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PowerPoint Tips
Volume 7, No. 3

Published 06/17/11


PowerPoint Tips*
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First I would like to welcome our new subscribers. 
In this issue of PowerPoint* Tips I answer questions about managing bullets and the some preventative measures to avoid a "Death by PowerPoint".  Just this week we went live with a new website chocked full of Social Media features, added our Twitter Feed, and started a Blog. The content will be updated frequently, and our French site is online as well and on track to be completed by end of the month.  Please take a look and provide feedback on our new website.


Eliminate bullet points with a
Soft Return   

Bullet points are great for presenting lists or single concepts however at times they can oversimplify complex concepts.  Clients often struggle with quickly deleting the bullet or creating a new line (without a bullet).  The soft return is a great workaround for this, as it allows you to create a new line without starting a new paragraph. It has the added benefit of allowing you to retain the slide layout. Simply place the curser at the end of a line and press Shift|Enter.  If on the other hand you are at the start of the first line simply backspace to erase the bullet and then press Tab if you wish to preserve the same margin.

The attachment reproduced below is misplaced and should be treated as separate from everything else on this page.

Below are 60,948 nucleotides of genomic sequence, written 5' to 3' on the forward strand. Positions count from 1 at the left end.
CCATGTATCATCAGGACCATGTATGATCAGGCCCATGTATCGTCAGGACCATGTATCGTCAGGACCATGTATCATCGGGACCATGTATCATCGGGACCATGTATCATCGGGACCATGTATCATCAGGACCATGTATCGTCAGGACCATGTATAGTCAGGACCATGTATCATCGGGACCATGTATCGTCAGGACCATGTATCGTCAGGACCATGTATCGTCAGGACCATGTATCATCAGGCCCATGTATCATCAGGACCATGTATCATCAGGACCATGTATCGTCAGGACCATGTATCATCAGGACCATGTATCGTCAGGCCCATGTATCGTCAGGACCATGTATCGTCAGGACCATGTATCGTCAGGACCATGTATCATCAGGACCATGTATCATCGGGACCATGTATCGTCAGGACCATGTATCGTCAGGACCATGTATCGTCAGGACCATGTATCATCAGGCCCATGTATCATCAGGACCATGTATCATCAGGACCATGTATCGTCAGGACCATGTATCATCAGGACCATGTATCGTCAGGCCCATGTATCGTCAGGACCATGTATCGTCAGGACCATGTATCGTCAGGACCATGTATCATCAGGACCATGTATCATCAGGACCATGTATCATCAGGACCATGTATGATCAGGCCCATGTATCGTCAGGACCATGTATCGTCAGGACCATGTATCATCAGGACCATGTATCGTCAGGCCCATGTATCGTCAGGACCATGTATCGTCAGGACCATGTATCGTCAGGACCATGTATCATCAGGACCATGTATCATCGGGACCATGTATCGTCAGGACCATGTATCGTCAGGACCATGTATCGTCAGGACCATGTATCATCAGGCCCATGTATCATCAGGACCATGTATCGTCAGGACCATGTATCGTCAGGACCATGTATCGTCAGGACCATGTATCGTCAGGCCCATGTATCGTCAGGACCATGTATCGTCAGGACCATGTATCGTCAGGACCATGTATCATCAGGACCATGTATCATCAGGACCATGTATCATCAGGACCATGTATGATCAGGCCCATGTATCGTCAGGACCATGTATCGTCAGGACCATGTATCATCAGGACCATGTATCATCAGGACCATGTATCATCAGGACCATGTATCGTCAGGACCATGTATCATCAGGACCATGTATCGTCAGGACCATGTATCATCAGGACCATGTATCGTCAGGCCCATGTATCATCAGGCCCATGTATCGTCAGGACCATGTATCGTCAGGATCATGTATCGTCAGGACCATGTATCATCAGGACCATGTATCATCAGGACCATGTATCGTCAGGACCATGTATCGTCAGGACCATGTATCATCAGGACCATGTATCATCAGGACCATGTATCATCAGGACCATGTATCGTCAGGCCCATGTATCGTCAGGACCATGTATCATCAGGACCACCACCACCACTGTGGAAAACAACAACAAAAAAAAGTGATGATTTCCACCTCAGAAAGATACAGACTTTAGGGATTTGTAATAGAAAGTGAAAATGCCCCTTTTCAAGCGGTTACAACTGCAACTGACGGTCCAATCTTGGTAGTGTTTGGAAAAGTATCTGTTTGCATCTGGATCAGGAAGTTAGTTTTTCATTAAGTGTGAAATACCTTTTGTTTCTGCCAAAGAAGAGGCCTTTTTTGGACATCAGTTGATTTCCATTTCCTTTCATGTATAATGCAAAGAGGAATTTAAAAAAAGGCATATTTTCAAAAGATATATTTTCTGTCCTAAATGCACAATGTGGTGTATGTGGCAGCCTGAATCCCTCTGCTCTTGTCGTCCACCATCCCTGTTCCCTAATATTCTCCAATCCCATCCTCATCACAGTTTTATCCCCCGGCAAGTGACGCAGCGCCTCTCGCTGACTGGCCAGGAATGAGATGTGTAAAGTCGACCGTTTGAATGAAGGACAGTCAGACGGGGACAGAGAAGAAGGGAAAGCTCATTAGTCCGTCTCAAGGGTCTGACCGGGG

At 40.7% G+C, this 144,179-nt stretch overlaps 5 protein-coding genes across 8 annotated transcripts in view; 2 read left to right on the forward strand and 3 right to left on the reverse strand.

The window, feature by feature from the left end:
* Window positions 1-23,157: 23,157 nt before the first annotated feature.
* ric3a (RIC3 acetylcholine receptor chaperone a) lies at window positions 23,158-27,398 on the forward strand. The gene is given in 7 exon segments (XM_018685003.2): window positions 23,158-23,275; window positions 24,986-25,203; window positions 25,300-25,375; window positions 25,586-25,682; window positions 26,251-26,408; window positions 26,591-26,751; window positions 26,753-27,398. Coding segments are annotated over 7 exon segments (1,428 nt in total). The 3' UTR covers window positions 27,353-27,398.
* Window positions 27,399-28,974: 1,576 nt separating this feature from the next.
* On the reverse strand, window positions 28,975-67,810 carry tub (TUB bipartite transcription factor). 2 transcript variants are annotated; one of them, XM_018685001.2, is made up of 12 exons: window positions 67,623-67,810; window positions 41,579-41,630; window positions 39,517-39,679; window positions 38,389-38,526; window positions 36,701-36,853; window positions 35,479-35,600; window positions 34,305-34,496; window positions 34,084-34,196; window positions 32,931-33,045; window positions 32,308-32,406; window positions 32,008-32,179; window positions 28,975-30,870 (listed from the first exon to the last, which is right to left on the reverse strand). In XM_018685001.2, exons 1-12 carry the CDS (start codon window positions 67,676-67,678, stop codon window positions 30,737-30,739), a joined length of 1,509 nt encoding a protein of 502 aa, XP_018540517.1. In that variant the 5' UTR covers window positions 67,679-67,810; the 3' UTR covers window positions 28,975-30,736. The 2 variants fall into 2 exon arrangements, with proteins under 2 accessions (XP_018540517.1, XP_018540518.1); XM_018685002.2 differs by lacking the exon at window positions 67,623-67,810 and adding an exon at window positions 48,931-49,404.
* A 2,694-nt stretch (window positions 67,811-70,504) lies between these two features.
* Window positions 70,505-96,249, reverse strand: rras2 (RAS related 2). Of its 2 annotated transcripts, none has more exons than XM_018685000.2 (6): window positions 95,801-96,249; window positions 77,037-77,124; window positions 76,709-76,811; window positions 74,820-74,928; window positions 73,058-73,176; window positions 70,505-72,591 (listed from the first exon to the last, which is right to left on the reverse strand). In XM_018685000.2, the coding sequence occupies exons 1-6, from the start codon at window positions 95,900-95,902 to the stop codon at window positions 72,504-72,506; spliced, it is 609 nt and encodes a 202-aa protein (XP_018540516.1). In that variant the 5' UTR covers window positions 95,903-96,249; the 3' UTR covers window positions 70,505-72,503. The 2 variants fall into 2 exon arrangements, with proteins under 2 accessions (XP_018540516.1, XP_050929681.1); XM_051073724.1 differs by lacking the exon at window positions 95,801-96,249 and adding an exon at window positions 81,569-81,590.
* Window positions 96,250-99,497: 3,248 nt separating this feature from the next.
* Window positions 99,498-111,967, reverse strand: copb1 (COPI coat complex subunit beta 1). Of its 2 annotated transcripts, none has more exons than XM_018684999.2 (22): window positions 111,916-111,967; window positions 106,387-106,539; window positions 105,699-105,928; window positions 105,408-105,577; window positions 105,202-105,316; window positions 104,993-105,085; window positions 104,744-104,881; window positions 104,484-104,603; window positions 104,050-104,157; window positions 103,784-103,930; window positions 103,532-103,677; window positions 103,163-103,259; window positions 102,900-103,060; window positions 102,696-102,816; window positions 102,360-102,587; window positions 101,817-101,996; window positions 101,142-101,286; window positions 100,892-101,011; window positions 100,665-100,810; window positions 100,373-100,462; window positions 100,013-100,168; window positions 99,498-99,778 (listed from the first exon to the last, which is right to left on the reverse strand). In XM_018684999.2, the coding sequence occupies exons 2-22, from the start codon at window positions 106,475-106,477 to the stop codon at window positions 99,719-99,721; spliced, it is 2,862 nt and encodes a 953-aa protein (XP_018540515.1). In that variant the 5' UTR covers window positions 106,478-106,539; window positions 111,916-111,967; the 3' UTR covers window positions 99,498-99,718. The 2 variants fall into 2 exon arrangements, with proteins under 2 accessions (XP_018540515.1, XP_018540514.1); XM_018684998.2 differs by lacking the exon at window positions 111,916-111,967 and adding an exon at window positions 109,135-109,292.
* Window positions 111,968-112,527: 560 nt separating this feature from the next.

If you wish to present a paragraph of text in sentence form (a more complex point) I recommend inserting a text box.  Make certain that you are using the same margin, font and line spacing.

Four ways to avoid "Death by PowerPoint" **

Death by Details

Slides with too much information are sure to kill your presentation.  Granted business presentations can be a little busier however the trend now is to keep it light.
I typically recommend the 7 * 7 rule.  Seven words per line, seven lines per slide.  I have seen people reduce the font size to fit more on a slide.  I advise that the minimum font size be set at 20 points.  I also see clients attempt to squeeze many charts on a single slide. 
I recommend one chart per slide or at most two if they are contrasting or complimentary data.

Death by Lack of Visuals

Research has shown that audiences don't read and listen at the same time.  Yet another reason why text heavy slides fail to resonate with audiences.
Try to communicate using visuals with few to no words on the slide. At the end of the day your slides should be your visual aids.

Death by Boredom

Failing to consider the needs of the audience may bore and indeed annoy your audience.  Learn about your audience beforehand and demonstrate or outline what you are going to present at the start of the presentation.  Make certain that you are not presenting material they already know, and that you are not too technical or content oriented. Do not read off your slides or repeat every word on a slide.

Death by Presentation Style

More than any other factor style will make or break your presentation.  Speak clearly; be aware of your body language and position.  Make eye contact with the audience; avoid turning your back to read off your slides. I tend to use my laptop as a teleprompter and position it between myself and the audience.  Ask colleagues for feedback or better yet record yourself.  In this ever more fast paced world it is essential to respect your audience's time. I believe it is better to skip over some content than to go over your time allocation.  Speakers who consistently respect time constraints gain a reputation for being focused organized presenters.
*  Microsoft® Office PowerPoint®, Excel® and Word®
Copyright © Microsoft  Corporation

**  Inspired by the book "101 Tips Every PowerPoint User Should Know"
by author Ellen Finkelstein.
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